Noob ActiveRecord Join Question


#1

I’m new to rails and ruby, and after trying to get this to work
correctly for hours, I thought I’d give this forum an try.

I’ve setup a trivial project just to mess around with Rails database
naming conventions and associations.

I’ve got a table called Pets, and a table called Types.
Pets contains a list of pets, Parky the cat, Daisy the dog, etc, And
Types contains a list of different pet types, dog - cat - fish - bird -
etc.

Pets table
CREATE TABLE pets (
id int(11) NOT NULL auto_increment,
name varchar(20) default NULL,
pet_id int(11) default NULL,
PRIMARY KEY (id)
) ENGINE=MyISAM DEFAULT CHARSET=latin1

Types table
CREATE TABLE types (
id int(11) NOT NULL auto_increment,
pettype varchar(11) default NULL,
PRIMARY KEY (id)
) ENGINE=MyISAM DEFAULT CHARSET=latin1

What I want to do is to associate the pet_id from Pets with the id from
types, and can do that in SQL like this:

select pets.*, types.pettype
from pets, types
where pets.id = 1
and pets.pet_id = types.id

In Rails, I have two models, 1 for pets, 1 for types

class Type < ActiveRecord::Base
belongs_to :pet
end

class Pet < ActiveRecord::Base
has_one :type, :foreign_key => “id”
end

What I end up with is this SQL statement out of Rails:

select pets.*, types.pettype
from pets, types
where pets.id = 1
and pets.pet_id = 1

Where 1 is the primary key (id) of the pets row.

Just wondering what I’m doing wrong.

Thanks!


#2

I just made the same mistake a few hours ago. I ended up flipping the
belongs_to: and has_one: in my Models and it works. So:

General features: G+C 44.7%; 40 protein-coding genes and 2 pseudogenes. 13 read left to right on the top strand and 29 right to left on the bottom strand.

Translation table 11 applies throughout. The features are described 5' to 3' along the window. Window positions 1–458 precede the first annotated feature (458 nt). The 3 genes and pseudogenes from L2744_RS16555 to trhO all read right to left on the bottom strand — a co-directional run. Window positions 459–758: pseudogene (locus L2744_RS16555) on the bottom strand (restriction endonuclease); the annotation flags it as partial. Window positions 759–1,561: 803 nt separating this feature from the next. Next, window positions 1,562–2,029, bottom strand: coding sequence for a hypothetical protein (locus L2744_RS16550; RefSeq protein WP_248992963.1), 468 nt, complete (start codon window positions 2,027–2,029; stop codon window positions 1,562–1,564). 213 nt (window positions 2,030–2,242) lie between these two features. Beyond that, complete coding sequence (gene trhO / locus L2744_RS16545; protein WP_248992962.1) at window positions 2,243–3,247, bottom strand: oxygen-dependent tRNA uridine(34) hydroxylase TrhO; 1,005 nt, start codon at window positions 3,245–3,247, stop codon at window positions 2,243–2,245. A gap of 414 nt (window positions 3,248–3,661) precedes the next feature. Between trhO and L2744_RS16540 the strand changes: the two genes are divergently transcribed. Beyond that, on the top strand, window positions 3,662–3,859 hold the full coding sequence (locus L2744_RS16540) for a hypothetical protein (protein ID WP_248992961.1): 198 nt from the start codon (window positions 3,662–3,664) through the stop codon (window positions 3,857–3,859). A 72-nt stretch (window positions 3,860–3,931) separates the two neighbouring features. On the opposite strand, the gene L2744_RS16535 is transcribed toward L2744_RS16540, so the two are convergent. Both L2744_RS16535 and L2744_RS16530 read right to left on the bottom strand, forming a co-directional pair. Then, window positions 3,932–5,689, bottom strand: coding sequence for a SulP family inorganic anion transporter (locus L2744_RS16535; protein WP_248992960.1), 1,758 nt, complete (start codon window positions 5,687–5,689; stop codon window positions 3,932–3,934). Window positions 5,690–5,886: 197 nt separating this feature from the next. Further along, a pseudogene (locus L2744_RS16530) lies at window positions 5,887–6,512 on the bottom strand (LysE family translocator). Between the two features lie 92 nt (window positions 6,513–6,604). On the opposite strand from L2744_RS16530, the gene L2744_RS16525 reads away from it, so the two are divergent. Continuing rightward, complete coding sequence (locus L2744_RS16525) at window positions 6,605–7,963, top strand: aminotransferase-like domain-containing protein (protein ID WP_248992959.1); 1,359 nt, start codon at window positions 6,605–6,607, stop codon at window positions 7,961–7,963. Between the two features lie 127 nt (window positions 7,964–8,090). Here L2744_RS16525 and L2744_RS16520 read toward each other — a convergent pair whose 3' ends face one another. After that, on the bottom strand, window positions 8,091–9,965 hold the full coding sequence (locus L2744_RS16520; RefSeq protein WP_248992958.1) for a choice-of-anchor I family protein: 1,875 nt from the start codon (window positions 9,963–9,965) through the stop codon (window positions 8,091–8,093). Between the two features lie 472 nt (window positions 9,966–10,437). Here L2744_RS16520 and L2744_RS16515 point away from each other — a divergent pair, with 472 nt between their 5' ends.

class Type < ActiveRecord::Base
has_one :pet
end

class Pet < ActiveRecord::Base
belongs_to :type
end

You don’t need the foreign key either, rails handles that
automagically. I have no idea if this is right, just that it does
what I want it to do.

On Jan 9, 2006, at 7:28 PM, David Mr. wrote:

etc.
CREATE TABLE types (
select pets.*, types.pettype
class Pet < ActiveRecord::Base
Where 1 is the primary key (id) of the pets row.
Posted via http://www.ruby-forum.com/.


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  • Bill

#3

David Mr. wrote:

class Type < ActiveRecord::Base
belongs_to :pet
end

As a rule, I would stay away from using “type” as a model name or a
column name. ‘type’ is a reserved ruby keyword, and “type” columns are
automagic for single table inheritance.

You are likely to run into all sorts of wierdness if you use them
outside of those contexts.

_Kevin


#4

Tried that and it still didn’t work for me.

This works, but not as pretty as just saying has_one and belongs_to :frowning:

def self.find_all_with_pettypes(j)
find :all,
{
:conditions => “id = ‘#{j}’”,
:joins => ‘LEFT JOIN types ON pets.petid = types.petid’
}
end

Guess as I play with Rails more I might actually learn what I’m doing.
Thanks for they help!

Bill P. wrote:

I just made the same mistake a few hours ago. I ended up flipping the
belongs_to: and has_one: in my Models and it works. So:

class Type < ActiveRecord::Base
has_one :pet
end

class Pet < ActiveRecord::Base
belongs_to :type
end


#5

I don’t think this is correct. You should have the belongs_to call in
the class that contains the foreign key. So it does not make sense to
say that Type belongs_to :pet. You had it right the first time.

I agree with Kevin, however, I would stay away from “type” as a model
name or attribute.

Lance


#6

So, I tried this once, and it didn’t work. I tried it again, and it did
work.

Now it’s working!!!

Thanks, just needed to wrap my head around it for it to make sense
(although it still seams backwards to me :slight_smile:

Thanks again!

Bill P. wrote:

I just made the same mistake a few hours ago. I ended up flipping the
belongs_to: and has_one: in my Models and it works. So:

class Type < ActiveRecord::Base
has_one :pet
end

class Pet < ActiveRecord::Base
belongs_to :type
end